John Stabeno, a regular contributor to my blogs, left this comment, around 3pm Eastern today, on the FaceBook ‘The Next Pope‘ page that my wife maintains on my behalf. [I don't do FaceBook.]
<< John has since asked me to credit the source of his comment to Mr. Rocco Palmo of ‘Whispers in the Loggia‘. I am delighted to do so. I even promised to read that blog on a daily basis. Thank you again, John. >>
In case you are wondering, Italian Cardinal Bishop Giovanni Battista (John the Baptist) Re, who has got mentioned quite a bit of late by me in the context of precedence among cardinal bishops, is the current Prefect of the Congregation of Bishops. He has held that post since 2000.
Canon 354 of the 1983 Canon Law, codifying a 1970 Paul VI (#263) edict, requires cardinals who head up curial dicasteries to tender their resignation to the pope upon completion of their seventy-fifth year of age. Cardinal Re who was born in January 30, 1934 is now 76. Thus, he must have tendered in his resignation sometime ago. The pope, of course, can keep any cardinal, in any job, for as long as he wants. Typically a resignation is only made public when the new appointee to that post is being announced. So that is the background for this story. Cardinal Re is due to be replaced … so a viable replacement has to be found.
Read more about it << here >>.
The main function of the Congregation for Bishops is that of selecting new bishops (for areas not falling under the jurisdiction of mission territories or the Eastern Catholic church) — subject, of course, to papal approval. It is thus a influential and powerful Congregation with constant worldwide exposure. That said, no head of this Congregation (at least since 1710), has been elected pope. Nonetheless, if Marc Ouellet were to be appointed, per John Stabeno’s comment, it would give him added credence as a papabili — in addition to him having been #3 in my 2009 list.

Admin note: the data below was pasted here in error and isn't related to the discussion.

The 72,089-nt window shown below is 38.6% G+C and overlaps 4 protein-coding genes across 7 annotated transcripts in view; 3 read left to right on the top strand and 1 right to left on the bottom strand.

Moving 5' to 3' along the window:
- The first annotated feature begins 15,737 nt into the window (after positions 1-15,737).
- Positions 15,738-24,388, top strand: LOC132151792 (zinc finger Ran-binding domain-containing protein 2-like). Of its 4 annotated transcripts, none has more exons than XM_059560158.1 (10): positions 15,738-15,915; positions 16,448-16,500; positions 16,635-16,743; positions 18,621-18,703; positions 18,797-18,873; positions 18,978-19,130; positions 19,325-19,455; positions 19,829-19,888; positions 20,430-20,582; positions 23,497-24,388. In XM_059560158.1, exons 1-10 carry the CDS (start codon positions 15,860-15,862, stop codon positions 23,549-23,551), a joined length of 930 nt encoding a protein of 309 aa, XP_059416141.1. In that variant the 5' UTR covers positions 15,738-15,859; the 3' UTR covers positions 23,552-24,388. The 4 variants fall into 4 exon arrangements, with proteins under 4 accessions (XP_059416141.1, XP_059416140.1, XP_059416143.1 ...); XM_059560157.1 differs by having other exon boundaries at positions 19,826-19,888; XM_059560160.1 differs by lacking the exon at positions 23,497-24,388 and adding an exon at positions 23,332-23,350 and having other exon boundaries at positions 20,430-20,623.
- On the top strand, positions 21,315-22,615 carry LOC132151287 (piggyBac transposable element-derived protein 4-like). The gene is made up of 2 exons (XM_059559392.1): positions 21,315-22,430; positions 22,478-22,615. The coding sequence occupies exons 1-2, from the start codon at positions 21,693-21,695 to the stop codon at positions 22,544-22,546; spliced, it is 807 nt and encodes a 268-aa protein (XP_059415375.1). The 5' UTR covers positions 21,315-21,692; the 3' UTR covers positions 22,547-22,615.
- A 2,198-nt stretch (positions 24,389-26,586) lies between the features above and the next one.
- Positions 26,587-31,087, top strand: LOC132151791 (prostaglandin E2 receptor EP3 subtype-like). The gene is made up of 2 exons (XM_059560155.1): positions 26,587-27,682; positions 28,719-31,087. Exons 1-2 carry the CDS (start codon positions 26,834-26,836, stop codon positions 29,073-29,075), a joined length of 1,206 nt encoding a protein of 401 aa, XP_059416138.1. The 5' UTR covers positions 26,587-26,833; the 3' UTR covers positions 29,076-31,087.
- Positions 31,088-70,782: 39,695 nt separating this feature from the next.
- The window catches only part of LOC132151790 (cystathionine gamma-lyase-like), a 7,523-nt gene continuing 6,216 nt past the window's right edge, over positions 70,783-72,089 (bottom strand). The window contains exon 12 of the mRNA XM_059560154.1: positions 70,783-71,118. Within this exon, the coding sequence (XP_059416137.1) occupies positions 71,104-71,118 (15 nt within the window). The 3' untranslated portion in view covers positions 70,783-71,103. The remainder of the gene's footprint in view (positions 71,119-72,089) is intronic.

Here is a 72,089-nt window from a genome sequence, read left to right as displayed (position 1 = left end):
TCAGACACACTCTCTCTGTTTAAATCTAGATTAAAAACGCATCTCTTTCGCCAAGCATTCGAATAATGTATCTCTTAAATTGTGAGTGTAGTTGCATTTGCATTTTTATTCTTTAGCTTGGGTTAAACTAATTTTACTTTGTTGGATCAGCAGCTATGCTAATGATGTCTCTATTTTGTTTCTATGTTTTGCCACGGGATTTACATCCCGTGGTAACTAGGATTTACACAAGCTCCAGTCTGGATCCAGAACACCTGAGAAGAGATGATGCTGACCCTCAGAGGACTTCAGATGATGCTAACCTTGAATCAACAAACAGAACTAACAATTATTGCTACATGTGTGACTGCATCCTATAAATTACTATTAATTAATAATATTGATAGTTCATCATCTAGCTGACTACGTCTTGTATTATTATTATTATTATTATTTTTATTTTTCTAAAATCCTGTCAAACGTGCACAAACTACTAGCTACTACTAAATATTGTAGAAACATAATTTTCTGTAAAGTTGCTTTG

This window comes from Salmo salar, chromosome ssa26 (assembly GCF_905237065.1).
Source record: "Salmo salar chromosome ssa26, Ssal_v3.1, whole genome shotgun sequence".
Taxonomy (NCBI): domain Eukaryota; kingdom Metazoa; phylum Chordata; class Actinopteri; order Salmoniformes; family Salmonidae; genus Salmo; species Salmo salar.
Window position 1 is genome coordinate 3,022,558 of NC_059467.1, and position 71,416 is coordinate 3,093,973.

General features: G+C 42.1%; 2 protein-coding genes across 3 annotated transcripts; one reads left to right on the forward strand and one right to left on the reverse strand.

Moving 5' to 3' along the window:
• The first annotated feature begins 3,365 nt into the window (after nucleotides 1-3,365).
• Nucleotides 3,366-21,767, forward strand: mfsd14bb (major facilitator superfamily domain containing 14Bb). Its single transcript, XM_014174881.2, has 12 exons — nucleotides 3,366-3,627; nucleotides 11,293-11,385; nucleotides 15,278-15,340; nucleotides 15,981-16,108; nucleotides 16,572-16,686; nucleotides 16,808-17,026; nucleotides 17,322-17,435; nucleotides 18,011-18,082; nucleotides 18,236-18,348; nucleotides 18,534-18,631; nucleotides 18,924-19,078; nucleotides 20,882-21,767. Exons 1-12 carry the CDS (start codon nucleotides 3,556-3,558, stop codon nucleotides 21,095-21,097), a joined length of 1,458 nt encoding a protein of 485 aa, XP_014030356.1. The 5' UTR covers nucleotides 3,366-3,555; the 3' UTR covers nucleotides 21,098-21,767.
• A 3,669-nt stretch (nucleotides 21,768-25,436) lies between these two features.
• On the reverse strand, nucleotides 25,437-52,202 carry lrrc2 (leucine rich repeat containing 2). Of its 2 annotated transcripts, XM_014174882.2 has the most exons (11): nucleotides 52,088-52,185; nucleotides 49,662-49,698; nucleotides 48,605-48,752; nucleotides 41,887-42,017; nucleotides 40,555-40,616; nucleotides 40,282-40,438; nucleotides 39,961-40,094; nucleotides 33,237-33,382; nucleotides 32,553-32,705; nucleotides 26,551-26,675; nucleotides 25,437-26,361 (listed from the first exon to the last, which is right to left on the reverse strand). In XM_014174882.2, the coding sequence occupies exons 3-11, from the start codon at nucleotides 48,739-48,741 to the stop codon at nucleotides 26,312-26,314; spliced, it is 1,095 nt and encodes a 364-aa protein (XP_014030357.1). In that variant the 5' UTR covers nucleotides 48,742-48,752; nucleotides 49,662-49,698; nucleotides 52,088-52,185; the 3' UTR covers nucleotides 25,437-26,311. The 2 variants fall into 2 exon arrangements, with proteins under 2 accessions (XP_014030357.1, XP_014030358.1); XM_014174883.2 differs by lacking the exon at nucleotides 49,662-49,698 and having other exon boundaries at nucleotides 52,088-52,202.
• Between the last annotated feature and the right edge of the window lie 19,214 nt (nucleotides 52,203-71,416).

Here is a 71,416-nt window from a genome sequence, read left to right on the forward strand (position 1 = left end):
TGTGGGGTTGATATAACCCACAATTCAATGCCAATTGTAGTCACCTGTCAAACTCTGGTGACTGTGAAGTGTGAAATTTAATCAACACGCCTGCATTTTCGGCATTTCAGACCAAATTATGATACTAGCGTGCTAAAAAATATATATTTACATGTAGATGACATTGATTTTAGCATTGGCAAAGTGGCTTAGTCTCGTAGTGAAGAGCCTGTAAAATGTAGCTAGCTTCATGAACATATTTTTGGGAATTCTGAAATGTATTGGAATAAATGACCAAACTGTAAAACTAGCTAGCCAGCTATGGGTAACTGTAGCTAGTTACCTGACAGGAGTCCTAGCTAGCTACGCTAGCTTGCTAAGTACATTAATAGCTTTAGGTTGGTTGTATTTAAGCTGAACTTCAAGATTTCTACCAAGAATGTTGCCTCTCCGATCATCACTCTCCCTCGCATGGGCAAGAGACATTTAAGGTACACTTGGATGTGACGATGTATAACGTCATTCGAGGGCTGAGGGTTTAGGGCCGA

Cardinal Ouellet, a Sulpicians, has quite the résumé and has participated in a number of Synods of Bishops. He is no stranger to the other cardinals. Furthermore, he has spent nearly a decade working in Latin America. Thus, in addition to his own incontrovertible credentials, he, despite his reputation as being quite a conservative in the mold of John Paul II (#265) and the current pope, is also an enviable compromise candidate — a cardinal from the Americas that can be a surrogate for US and Latin American prospects. That I had him at #3, as of December 2008 (which is when I compiled the 2009 list), means that I didn’t have too much diffcultu spotting his potential. It would be cool if he does become the next pope.
All the best. I will keep you posted on his progress.
Thank you. Thank You, John.